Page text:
7.8/10
8,514
84 user 42 critic

Ball of Fire (1941)

Passed | | Comedy, Romance | 9 January 1942 (USA)
A group of professors working on a new encyclopedia encounter a mouthy nightclub singer who is wanted by the police to help bring down her mob boss lover.

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Writers:

(screen play), (screen play) | 2 more credits »
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Nominated for 4 Oscars. Another 1 win. See more awards »
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Cast

Cast overview, first billed only:
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...
...
Prof. Gurkakoff (as Oscar Homolka)
...
...
Prof. Magenbruch
...
Prof. Robinson
...
Prof. Quintana
...
Prof. Oddly
...
Prof. Peagram
...
Garbage Man
...
Joe Lilac
...
Duke Pastrami
...
Asthma Anderson
...
Miss Bragg
Mary Field ...
Miss Totten
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Storyline

Sexy, wisecracking nightclub singer Sugarpuss O'Shea is a hot tomato who needs to be kept on ice: mobster boyfriend Joe Lilac is suspected of murder and Sugarpuss' testimony could put him away. Naive Professor Bertram Potts meets Miss O'Shea while researching an article on slang and in true romantic comedy fashion the two worlds collide. When Miss O'Shea hides out with Potts and his fellow professors, everyone learns something new: the professors how to cha-cha and Potts the meaning of "yum-yum"! Written by A.L.Beneteau <albl@inforamp.net>

Plot Summary | Add Synopsis

Taglines:

The New Year's red-hot comedy! See more »

Genres:

Comedy | Romance

Certificate:

Passed | See all certifications »

Parents Guide:

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Details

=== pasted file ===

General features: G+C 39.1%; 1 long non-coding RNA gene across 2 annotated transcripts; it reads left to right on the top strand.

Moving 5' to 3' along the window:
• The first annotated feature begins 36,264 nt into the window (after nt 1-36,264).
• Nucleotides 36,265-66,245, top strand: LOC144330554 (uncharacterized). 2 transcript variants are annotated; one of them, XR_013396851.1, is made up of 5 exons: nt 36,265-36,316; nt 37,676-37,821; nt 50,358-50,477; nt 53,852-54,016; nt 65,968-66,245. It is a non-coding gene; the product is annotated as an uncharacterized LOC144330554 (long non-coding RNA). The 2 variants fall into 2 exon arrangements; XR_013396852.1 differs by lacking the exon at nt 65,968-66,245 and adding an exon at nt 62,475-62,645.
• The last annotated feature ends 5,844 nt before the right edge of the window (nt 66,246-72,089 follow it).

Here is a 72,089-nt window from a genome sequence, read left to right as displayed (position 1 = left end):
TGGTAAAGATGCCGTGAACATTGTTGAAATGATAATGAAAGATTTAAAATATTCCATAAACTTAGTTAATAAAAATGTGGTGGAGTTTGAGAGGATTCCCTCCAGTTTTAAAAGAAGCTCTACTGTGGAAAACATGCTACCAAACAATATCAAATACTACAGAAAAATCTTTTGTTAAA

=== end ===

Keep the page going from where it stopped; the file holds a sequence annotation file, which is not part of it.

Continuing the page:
Country:

Language:

Release Date:

9 January 1942 (USA)  »

Also Known As:

The Professor and the Burlesque Queen  »

Company Credits

Show detailed on  »

Technical Specs

Runtime:

Sound Mix:

(Western Electric Mirrophonic Recording)

Aspect Ratio:

1.37 : 1
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Did You Know?

Trivia

The working titles of this film were From A to Z, (which also was the title of Billy Wilder and Thomas Monroe's screen story), Blonde Blitzkrieg and The Professor and the Burlesque Queen. See more »

Goofs

When Potts declares himself "mystified" at the slang he has heard, his arm changes position between shots. See more »

Quotes

Joe Lilac: [as the professors draw guns on Joe and his men] What is this?
Prof. Oddly: I believe... I think it is known as an "up-stick."
See more »

Connections

References Snow White and the Seven Dwarfs (1937) See more »

Soundtracks

Drum Boogie
(1941) (uncredited)
(Published as "Drumboogie")
Music and Lyrics by Roy Eldridge and Gene Krupa
Performed by Gene Krupa and His Orchestra
Sung by Barbara Stanwyck (dubbed by Martha Tilton)
Reprised by her and audience members
See more »

Frequently Asked Questions

See more (Spoiler Alert!) »

User Reviews

 
Stanwyck wakes up a bunch of geniuses...and one in particular
17 December 2005 | by (United States) – See all my reviews

Barbara Stanwyck plays a wise-cracking entertainer who moves in with 8 professorial types in "Ball of Fire," a marvelous Billy Wilder film, directed by Howard Hawks, that is loosely based on Snow White and the 7 Dwarfs! Only Wilder could come up with an idea like this and make it shine.

And shine it does. Stanwyck is perfect as Sugarpuss O'Shea, whose boyfriend is a mobster sought after by the police. After a visit by Cooper, whose assignment is slang for the encyclopedia he and the others have been writing for only nine years, she drops in on him late at night, intending to hide out there so the police can't subpoena her testimony. Cooper falls for her while the other, older men develop paternalistic feelings for her.

Stanwyck is gorgeous and gets to show off that fabulous body and great legs as well as her flair for comedy. She's in stark contrast to Cooper as a man who's been in his ivory tower too long. Cooper was one of the handsomest movie stars ever. Tall and gangly, slow-talking, with a boyish smile that lights up his face, it's no wonder the heiress funding the encyclopedia is crazy about him and that Stanwyck finds herself drifting into love with him.

Dana Andrews has a good role as the mobster boyfriend, and one of his sidekicks is the always snarky Dan Duryea. The professors are all terrific. Highly entertaining fare from Billy Wilder, and the last film he ever wrote but didn't direct.


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